EMDR — a power therapy

EMDR, like the other quick therapies, works by targeting the lower and more primal parts of the mind.

by Jef Gazley — 

Eye movement desensitization and reprocessing (EMDR) was developed by Dr. Francine Shapiro in the middle 1980s. EMDR is one of the newer “power” therapies that has recently been acknowledged and accepted by the professional counseling community and the general public. They are known as power therapies because they work much more quickly than traditional talk therapy or psychotherapy.

EMDR, like the other quick therapies, works by targeting the lower and more primal parts of the mind. Talk therapy, in contrast, focuses mainly on the prefrontal cortex and relies on insight to effect change. EMDR works primarily through the subconscious, although insight often results.

It is theorized that EMDR also activates and quickly changes the mind/body continuum and, therefore, can be appropriately categorized as an energy psychology as well. Energy psychology is based on Chinese medicine and more particularly on the acupuncture/acupressure system. This system is based on the premise that chi (electricity or energy) travels through the meridians or rivers of acupuncture points in the body. This bodily energy can become unbalanced by physical, emotional or traumatic factors. Energy psychology postulates that balancing this energetic system can quickly relieve problems resulting from all three causes.

EMDR works on many problems, but is especially effective with traumas, both past and present. The therapist quickly moves her hand back and forth, while asking the client to move only his eyes as they track the hand’s movement. The client is directed to recall the trauma during the procedure.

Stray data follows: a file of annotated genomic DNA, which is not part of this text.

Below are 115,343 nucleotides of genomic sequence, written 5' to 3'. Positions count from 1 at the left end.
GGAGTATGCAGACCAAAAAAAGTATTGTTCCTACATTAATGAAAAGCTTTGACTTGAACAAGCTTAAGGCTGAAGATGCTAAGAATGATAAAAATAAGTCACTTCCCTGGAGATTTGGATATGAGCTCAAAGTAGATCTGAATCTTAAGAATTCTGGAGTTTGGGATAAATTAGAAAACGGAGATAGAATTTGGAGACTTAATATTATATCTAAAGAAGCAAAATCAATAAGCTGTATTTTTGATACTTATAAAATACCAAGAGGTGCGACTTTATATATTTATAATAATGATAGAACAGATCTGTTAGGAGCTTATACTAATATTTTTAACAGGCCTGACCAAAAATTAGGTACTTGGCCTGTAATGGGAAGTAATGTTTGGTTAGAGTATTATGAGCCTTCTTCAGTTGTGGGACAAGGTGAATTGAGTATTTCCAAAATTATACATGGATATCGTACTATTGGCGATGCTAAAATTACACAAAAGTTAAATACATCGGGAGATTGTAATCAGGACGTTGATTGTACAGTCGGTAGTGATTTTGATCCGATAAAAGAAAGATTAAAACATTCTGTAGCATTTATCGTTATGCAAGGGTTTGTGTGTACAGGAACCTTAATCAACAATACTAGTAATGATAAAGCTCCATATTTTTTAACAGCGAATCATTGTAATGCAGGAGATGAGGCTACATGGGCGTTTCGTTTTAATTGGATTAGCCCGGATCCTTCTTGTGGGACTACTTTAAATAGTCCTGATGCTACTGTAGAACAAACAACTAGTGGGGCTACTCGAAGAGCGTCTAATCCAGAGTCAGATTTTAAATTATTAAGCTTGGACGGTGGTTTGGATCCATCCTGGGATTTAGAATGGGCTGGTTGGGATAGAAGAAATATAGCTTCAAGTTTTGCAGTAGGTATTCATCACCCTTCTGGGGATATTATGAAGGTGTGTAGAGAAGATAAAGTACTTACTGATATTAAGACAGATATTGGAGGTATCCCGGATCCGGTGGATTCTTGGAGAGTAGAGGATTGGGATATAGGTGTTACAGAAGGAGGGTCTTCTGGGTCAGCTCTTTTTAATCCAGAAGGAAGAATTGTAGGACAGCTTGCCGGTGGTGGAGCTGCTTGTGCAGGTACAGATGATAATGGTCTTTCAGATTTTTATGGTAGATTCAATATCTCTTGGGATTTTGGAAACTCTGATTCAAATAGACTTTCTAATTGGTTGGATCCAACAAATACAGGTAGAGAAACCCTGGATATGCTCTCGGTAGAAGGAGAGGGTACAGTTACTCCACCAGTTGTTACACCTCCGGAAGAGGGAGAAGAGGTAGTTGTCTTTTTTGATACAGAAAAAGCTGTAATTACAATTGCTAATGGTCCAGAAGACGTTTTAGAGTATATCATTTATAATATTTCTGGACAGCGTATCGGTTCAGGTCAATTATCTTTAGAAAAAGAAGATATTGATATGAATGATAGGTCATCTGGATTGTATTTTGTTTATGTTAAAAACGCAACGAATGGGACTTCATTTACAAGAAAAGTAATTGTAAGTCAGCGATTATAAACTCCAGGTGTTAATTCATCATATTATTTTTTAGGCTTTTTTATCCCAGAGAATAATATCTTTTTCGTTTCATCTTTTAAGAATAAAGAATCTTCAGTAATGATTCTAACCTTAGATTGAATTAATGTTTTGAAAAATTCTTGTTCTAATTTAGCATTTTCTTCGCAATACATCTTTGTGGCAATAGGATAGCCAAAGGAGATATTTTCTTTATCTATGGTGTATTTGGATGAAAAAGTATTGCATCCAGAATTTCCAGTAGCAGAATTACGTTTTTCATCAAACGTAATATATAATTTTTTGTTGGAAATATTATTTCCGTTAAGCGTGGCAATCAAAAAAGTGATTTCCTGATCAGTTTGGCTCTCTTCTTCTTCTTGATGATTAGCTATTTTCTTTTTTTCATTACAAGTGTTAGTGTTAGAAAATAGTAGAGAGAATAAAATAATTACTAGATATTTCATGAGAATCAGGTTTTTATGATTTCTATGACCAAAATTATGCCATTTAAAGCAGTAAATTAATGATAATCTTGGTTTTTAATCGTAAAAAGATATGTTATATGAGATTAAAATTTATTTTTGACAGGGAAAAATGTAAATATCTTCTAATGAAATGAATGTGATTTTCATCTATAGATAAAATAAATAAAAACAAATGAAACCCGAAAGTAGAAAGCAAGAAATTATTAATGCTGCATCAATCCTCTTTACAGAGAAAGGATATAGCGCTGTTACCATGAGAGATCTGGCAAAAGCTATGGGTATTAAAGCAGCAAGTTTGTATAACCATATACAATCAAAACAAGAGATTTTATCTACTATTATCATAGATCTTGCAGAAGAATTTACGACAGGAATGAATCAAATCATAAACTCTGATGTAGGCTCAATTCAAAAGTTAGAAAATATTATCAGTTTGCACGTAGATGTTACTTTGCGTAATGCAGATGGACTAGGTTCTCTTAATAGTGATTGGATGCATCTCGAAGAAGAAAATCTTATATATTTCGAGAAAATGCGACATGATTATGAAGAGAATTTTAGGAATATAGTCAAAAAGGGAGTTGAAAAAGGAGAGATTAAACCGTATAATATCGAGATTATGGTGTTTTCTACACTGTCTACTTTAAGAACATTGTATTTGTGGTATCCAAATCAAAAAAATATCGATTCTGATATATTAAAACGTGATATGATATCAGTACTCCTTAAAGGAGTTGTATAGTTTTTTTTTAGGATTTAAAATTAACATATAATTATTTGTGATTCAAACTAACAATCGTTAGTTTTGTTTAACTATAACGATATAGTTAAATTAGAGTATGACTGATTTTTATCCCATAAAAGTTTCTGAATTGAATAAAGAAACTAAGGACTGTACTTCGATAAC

After 20 to 25 hand movements, the client is asked to focus on whatever issue, feeling, thought or aspect of the trauma is now most prominent. The procedure is then repeated for this new target. The problem is often painlessly resolved after only a few sessions, compared to traditional therapy which often lasts for months or years.

This movement of the eyes mimics the REM or rapid eye movements that occur when a person is dreaming. It is theorized that we shift short-term memory into long-term memory via the REM process. The emotional component in long-term memory becomes significantly reduced and is remembered as if from a great distance. Any trauma can become stuck, especially if it is painful and severe. This type of therapy can quickly and effectively remove this impediment and reprocess the information, thus relieving the problem.


Jef Gazley, M.S., LMFT, DCC, is licensed in general, marriage, family and substance abuse counseling in Arizona, and is a certified hypnotherapist and a trained counselor in EMDR, NET™, TFT and applied kinesiology in Scottsdale, Ariz. 866-998-0560, and

Reprinted from AzNetNews, Volume 25, Number 4, August/September 2006.

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